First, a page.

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Court orders Madison Schools to stop arming staff without increased training

Two more Madison students charged after shooting
Posted at 9:46 AM, Mar 31, 2020
and last updated 2020-03-31 09:46:48-04

MIDDLETOWN, Ohio — A judge has ruled that armed staff members at Madison Schools must have police levels of training, which is 700-plus hours, not the 26 hours in the school’s policy, the Journal-News reports.

The Madison schools parents who sued the district over its concealed weapons policy appealed Butler County Common Pleas Judge Charles Pater’s decision against them to the 12th District Court of Appeals a year ago.

Pater ruled teachers and other staff are not peace officers and therefore do not require police levels of training. A unanimous appeals court disagreed and ordered the school district to stop arming teachers without that required training.

“The express language of the statute does not suggest an intention to allow teachers or staff to carry a firearm while on duty with less training than that indicated in the statute,” Judge Robert Ringland wrote for the court. “Rather, the plain language of the statute reveals that a board of education may only employ such persons if they have received significant training or have more than 20 years of experience.”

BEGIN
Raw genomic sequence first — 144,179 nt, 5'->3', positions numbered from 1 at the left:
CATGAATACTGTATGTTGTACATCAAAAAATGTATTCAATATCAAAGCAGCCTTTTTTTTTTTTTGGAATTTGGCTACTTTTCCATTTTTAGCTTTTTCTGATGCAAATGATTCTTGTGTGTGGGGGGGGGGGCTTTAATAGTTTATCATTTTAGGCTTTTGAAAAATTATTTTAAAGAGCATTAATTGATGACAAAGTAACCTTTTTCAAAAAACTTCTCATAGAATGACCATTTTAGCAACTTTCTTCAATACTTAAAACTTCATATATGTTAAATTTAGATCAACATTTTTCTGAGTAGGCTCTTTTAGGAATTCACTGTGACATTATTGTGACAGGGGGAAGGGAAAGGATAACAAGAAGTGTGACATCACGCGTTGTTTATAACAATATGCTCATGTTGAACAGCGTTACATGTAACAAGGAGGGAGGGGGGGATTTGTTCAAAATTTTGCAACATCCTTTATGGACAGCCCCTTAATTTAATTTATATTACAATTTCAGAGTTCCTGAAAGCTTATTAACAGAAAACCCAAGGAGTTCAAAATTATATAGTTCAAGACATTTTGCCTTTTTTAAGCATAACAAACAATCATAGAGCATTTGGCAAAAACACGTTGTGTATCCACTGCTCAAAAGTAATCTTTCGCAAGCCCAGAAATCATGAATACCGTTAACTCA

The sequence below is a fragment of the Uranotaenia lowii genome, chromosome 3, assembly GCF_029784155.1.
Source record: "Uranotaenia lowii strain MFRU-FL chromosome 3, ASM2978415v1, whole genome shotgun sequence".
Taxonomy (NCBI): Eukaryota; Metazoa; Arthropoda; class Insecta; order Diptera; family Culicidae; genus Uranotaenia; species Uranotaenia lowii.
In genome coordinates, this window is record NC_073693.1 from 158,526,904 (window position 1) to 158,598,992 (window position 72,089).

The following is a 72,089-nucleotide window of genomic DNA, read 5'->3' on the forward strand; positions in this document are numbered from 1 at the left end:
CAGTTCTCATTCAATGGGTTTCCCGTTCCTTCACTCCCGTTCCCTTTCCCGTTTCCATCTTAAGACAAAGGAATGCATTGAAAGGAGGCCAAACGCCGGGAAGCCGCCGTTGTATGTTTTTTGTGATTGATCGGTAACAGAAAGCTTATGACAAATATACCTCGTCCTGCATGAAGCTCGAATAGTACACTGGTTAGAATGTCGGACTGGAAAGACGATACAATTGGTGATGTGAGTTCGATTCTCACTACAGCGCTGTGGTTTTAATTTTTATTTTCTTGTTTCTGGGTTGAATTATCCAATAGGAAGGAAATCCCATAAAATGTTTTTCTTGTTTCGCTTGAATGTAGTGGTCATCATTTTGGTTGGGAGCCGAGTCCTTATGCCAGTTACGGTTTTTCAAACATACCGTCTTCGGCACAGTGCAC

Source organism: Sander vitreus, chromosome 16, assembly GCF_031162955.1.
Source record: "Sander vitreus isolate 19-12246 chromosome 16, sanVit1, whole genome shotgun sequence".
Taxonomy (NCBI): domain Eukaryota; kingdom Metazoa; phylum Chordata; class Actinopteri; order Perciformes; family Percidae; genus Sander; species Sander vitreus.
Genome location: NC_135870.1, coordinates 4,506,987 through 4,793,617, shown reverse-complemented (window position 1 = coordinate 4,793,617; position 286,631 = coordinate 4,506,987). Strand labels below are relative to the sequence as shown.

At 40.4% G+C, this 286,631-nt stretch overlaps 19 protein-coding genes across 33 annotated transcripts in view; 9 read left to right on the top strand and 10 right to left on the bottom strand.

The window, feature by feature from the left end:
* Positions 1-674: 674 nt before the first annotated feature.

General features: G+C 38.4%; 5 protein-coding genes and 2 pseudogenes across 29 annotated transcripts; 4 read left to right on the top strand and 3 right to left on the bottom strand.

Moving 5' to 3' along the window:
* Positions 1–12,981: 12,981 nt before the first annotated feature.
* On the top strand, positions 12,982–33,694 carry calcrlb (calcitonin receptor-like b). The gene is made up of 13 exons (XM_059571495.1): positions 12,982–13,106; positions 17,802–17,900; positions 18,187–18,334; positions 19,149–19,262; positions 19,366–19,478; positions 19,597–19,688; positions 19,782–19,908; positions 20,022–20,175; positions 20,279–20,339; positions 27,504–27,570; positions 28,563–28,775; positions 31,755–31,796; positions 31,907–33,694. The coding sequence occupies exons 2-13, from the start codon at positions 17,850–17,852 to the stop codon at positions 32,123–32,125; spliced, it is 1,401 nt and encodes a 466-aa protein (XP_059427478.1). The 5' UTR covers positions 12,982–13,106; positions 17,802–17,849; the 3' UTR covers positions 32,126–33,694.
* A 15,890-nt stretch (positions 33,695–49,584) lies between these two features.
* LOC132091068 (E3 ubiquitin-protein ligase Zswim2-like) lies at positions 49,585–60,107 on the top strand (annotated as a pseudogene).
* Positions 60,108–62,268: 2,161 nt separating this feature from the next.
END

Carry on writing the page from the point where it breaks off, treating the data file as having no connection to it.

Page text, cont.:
The court challenge came in response to a gun policy that was passed after a 2016 shooting at Madison Jr./Sr. High School, where a student injured four of his classmates.

A group of parents sued the district in September 2018 seeking an injunction blocking the district from arming teachers and other staff without the training required of law enforcement officials — 728 hours versus the 26 hours the school has in its policy — and a court order requiring disclosure of policies and procedures for arming staff.

The appeals court decided Pater was correct in sealing documents.

“For good reason, Ohio requires that teachers undergo extensive training before carrying hidden, loaded handguns in classrooms,” said Rachel Bloomekatz, a Columbus-based attorney representing the parents. “As the court recognized, the district’s program fails to meet the state’s clear requirements. We’re pleased by today’s ruling and believe it will improve the safety of students, teachers and staff.”

The school district could not immediately be reached for comment.

The Journal-News is a news partner of WCPO.